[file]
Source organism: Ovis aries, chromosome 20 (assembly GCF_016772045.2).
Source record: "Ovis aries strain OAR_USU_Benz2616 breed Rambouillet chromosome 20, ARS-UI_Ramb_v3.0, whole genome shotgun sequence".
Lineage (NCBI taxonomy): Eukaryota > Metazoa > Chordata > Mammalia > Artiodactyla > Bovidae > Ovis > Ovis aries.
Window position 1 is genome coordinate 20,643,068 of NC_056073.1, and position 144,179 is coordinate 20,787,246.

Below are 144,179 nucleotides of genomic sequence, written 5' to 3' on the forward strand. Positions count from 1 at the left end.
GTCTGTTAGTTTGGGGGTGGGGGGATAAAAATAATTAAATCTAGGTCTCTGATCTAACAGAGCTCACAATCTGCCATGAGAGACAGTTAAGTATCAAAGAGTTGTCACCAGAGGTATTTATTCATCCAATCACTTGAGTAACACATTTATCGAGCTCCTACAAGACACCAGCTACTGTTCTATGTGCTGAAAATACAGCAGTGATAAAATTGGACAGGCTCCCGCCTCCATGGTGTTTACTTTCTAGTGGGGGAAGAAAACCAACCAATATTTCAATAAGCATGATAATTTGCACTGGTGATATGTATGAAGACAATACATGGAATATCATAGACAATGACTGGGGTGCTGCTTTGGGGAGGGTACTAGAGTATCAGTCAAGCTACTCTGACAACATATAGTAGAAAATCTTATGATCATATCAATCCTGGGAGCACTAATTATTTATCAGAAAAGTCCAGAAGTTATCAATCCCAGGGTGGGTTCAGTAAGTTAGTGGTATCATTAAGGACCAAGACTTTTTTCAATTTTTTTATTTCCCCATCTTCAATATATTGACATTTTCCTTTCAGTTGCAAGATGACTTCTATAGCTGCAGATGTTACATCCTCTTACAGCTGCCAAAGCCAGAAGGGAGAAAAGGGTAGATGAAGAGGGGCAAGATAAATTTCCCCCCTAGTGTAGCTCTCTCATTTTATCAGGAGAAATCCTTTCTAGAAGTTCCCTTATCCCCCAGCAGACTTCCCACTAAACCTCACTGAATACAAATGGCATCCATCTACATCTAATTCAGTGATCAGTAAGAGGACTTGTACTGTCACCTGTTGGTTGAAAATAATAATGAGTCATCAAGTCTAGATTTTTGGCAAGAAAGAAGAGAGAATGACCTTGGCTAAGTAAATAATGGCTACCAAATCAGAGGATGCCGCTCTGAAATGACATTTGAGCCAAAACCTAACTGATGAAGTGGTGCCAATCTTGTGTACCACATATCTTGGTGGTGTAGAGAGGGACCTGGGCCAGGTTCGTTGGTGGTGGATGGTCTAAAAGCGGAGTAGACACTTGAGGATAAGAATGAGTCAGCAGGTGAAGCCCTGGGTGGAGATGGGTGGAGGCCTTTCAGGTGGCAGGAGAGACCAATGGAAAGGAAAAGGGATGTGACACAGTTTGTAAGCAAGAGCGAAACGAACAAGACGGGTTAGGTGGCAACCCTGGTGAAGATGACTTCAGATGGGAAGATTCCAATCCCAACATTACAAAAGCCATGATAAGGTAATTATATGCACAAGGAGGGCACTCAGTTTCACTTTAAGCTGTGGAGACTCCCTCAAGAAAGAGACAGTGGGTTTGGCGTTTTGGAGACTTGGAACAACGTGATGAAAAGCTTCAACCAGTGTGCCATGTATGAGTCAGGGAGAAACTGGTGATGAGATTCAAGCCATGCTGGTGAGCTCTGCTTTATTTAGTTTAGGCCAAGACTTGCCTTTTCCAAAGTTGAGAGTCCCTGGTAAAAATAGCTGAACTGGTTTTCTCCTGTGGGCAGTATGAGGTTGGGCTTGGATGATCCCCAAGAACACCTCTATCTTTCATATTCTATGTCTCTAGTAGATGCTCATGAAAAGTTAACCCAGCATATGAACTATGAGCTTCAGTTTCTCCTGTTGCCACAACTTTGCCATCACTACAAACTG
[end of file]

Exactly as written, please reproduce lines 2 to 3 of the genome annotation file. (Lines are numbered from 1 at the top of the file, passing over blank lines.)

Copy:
Source record: "Ovis aries strain OAR_USU_Benz2616 breed Rambouillet chromosome 20, ARS-UI_Ramb_v3.0, whole genome shotgun sequence".
Lineage (NCBI taxonomy): Eukaryota > Metazoa > Chordata > Mammalia > Artiodactyla > Bovidae > Ovis > Ovis aries.